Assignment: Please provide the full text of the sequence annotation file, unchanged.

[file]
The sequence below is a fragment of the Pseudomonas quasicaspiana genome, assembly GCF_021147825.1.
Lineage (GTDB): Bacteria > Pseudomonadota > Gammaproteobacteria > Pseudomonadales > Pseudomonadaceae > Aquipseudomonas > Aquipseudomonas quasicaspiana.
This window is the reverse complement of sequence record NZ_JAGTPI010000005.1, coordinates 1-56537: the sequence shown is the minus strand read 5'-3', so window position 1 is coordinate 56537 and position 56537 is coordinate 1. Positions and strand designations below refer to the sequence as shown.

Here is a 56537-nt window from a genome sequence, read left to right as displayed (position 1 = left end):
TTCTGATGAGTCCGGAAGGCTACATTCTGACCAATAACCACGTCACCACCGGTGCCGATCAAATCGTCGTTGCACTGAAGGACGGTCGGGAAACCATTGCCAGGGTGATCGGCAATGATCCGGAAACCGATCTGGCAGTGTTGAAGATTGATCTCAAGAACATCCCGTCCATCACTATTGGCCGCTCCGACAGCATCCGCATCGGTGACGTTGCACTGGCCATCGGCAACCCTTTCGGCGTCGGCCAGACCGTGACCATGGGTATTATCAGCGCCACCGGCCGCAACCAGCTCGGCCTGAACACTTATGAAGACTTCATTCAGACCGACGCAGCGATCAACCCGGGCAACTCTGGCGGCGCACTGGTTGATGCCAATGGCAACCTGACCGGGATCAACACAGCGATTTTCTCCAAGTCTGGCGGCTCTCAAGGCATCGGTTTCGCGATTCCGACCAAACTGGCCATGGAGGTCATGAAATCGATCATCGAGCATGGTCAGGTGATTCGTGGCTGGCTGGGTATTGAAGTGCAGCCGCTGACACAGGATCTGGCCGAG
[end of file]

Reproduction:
The sequence below is a fragment of the Pseudomonas quasicaspiana genome, assembly GCF_021147825.1.
Lineage (GTDB): Bacteria > Pseudomonadota > Gammaproteobacteria > Pseudomonadales > Pseudomonadaceae > Aquipseudomonas > Aquipseudomonas quasicaspiana.
This window is the reverse complement of sequence record NZ_JAGTPI010000005.1, coordinates 1-56537: the sequence shown is the minus strand read 5'-3', so window position 1 is coordinate 56537 and position 56537 is coordinate 1. Positions and strand designations below refer to the sequence as shown.

Here is a 56537-nt window from a genome sequence, read left to right as displayed (position 1 = left end):
TTCTGATGAGTCCGGAAGGCTACATTCTGACCAATAACCACGTCACCACCGGTGCCGATCAAATCGTCGTTGCACTGAAGGACGGTCGGGAAACCATTGCCAGGGTGATCGGCAATGATCCGGAAACCGATCTGGCAGTGTTGAAGATTGATCTCAAGAACATCCCGTCCATCACTATTGGCCGCTCCGACAGCATCCGCATCGGTGACGTTGCACTGGCCATCGGCAACCCTTTCGGCGTCGGCCAGACCGTGACCATGGGTATTATCAGCGCCACCGGCCGCAACCAGCTCGGCCTGAACACTTATGAAGACTTCATTCAGACCGACGCAGCGATCAACCCGGGCAACTCTGGCGGCGCACTGGTTGATGCCAATGGCAACCTGACCGGGATCAACACAGCGATTTTCTCCAAGTCTGGCGGCTCTCAAGGCATCGGTTTCGCGATTCCGACCAAACTGGCCATGGAGGTCATGAAATCGATCATCGAGCATGGTCAGGTGATTCGTGGCTGGCTGGGTATTGAAGTGCAGCCGCTGACACAGGATCTGGCCGAG